One of the first actions of the incumbent Government after the last General Election was to put in a place a “Productivity Plan” designed, it said in somewhat ironically Victorian terms, to create a “modern industrial strategy for Britain”.

A key focus of the Plan was innovation in regulation: it was time, it said, to re-think the approach to regulation to keep up with game-changing technology. And it called on regulators to help it decide how.

The move was not new. The “let’s increase competition, cut red tape and champion enterprise” rhetoric well-rehearsed. And, interestingly, it came at a time when studies into the perception of the regulatory burden on businesses in the UK had in fact been falling since the global financial crisis. It was clearly thought that more could be done.

But how big is the present opportunity for regulators and how are they approaching the task?

The continued emphasis on this moving target is a relatively modern phenomenon in regulation. Regulation has, after all, largely evolved in a reactionary way. Railway regulation was one of the earliest examples of public officials having to react to new risks. The Aberfan disaster prompted significant legislative changes in the 60s and the extensive privatisation of Margaret Thatcher’s government demanded new safeguards in the 80s.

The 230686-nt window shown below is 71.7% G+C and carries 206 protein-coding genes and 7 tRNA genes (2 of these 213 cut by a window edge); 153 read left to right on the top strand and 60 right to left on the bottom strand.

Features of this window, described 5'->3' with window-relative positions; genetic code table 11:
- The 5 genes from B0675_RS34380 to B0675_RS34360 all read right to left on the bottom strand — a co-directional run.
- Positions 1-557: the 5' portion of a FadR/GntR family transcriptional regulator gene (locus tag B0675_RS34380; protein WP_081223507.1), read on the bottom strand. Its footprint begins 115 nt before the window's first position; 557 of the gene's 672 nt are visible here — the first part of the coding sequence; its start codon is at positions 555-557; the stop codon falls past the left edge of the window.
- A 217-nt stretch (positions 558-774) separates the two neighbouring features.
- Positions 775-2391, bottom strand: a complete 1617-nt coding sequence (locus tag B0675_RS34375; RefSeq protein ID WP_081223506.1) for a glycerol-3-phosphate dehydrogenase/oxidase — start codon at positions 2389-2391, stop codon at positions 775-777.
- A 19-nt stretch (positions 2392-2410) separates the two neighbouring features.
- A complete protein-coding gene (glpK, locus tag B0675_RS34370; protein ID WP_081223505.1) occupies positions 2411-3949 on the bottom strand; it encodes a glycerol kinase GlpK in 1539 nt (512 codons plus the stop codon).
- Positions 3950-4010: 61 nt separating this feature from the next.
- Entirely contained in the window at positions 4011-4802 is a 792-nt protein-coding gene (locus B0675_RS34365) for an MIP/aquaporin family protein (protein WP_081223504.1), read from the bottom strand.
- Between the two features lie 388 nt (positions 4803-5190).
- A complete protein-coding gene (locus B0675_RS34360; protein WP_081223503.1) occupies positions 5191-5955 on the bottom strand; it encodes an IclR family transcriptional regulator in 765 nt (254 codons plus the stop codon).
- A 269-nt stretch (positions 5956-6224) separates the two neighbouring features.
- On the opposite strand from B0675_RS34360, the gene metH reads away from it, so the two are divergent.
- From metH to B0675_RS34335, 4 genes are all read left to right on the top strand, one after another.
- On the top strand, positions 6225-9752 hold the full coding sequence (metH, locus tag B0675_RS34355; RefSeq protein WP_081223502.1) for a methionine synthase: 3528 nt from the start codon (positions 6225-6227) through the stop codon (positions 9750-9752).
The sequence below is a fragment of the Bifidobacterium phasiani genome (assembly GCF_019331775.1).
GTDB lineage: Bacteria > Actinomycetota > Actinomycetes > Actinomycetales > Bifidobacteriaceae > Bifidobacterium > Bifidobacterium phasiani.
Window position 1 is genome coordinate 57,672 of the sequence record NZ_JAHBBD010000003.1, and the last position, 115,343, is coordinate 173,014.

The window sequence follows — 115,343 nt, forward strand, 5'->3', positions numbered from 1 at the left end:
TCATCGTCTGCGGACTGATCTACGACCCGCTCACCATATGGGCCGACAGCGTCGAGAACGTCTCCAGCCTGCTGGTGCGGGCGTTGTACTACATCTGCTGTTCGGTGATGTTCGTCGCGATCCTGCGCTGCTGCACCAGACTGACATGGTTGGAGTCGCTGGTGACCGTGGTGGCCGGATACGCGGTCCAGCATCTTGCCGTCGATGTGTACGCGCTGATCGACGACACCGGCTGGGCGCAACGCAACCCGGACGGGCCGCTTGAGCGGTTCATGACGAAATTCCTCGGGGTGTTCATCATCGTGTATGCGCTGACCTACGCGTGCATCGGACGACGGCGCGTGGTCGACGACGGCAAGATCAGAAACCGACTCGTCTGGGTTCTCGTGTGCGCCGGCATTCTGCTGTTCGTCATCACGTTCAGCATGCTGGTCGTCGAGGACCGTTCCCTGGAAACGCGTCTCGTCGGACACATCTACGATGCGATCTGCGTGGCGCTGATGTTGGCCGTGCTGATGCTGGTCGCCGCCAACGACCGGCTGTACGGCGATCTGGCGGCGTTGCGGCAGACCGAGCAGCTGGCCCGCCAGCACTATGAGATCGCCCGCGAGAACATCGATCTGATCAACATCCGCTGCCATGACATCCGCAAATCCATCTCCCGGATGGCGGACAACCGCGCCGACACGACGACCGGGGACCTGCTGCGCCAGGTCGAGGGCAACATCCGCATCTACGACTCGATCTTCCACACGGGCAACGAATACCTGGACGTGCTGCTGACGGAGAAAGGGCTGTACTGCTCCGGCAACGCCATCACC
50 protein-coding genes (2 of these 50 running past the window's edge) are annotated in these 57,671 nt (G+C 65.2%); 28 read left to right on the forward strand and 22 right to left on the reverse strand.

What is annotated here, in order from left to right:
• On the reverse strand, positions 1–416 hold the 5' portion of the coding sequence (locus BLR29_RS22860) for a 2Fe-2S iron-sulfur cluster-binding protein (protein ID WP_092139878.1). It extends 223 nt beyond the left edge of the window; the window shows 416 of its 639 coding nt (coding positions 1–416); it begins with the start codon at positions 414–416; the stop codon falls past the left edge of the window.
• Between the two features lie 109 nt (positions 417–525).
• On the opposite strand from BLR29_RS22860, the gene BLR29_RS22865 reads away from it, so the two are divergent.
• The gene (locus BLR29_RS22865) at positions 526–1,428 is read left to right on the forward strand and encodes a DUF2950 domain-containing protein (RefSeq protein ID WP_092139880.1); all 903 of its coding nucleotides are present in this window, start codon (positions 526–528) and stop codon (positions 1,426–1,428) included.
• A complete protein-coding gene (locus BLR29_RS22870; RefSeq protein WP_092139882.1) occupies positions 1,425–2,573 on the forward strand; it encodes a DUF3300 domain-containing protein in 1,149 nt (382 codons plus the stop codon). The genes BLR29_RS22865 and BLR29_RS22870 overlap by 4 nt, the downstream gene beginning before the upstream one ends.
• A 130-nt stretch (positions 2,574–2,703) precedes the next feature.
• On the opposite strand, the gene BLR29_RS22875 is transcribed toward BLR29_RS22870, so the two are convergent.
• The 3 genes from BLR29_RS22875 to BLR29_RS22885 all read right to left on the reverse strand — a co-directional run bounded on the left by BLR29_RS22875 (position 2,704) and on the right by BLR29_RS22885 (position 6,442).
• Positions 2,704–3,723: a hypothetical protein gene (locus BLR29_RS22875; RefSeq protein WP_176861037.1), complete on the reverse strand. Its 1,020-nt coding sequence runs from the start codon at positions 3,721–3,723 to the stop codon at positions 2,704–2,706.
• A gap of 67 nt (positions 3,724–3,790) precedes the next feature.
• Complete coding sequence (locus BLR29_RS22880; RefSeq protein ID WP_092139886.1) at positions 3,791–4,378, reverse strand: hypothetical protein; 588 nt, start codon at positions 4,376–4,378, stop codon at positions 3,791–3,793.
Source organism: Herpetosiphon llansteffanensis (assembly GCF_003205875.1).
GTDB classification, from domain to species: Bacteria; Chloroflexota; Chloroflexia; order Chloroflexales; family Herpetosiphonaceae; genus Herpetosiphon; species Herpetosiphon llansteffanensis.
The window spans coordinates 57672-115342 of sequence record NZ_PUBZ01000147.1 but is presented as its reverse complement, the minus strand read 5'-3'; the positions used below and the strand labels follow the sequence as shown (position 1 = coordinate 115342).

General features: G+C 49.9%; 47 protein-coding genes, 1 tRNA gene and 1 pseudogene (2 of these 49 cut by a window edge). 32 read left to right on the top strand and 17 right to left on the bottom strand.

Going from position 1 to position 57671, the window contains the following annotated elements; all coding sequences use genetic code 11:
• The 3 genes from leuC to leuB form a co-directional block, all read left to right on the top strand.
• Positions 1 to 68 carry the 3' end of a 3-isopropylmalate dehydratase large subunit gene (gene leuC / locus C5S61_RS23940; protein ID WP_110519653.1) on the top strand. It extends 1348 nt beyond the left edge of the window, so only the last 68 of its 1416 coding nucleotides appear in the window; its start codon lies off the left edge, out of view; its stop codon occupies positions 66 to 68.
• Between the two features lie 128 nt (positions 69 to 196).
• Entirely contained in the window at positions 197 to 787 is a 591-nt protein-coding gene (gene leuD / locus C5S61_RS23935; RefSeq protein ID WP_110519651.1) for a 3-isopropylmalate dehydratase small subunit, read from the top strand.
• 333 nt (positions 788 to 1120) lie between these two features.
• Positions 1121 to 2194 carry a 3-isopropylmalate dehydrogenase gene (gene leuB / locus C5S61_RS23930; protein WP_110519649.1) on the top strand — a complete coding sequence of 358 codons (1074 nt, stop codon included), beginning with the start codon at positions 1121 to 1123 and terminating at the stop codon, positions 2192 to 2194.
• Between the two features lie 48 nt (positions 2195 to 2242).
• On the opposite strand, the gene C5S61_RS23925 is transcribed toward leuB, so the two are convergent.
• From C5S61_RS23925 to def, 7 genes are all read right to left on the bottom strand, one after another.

Fast forward 30 years or so and we live in a very different world (indeed, the changes in the last 5 to 10 years are striking enough): we have new priorities, risks, politics and, of course, technology.

In the past few months, various public bodies and regulators have responded to the Call to Action (see here). Some interesting themes have arisen:

  • The FCA’s “regulatory sandbox” – a world first – has grabbed the most attention. An opportunity to innovate and trial new ideas without fear of regulatory censure are an obvious play in hindsight. HM Treasury/ the FCA’s overall paper is a well-balanced “give and take”: making statements about the problem of “disproportionate de-risking” which denies businesses access to banking facilities (a GFC hangover no doubt) on the hand v. introduction of new regulators (Payment Systems Regulator) and new regulations (AML applicable to digital currency exchanges being one) on the other.


  • The Human Fertilisation and Embryology Authority are an interesting entry into the debate. They point to being ahead of the game in terms of not being afraid to amend legislation in order to allow for important scientific breakthroughs (see “mitochondrial donation” and amendments to the HFE Act). This is an important shift in emphasis: changing the law to actually allow innovation – rather than just reacting to it.


  • And the Health and Safety Executive refer to the “enduring principle” in health and safety law in this country that “those who create risks are best placed to control them” and they should do so “in a proportionate way”. Spin doctors might say – they seek to encourage innovation by empowerment [remove shackles]. They also, of course, talk about the importance of Big Data analytics to allow them to understand the risks in industry and become “digital by default” in their regulatory approach.


Some refreshing ideas - although the usual themes and buzz words persist…What’s clear is that regulators need to be more proactive in their approach if they’re to hang on to the coattails of those they regulate.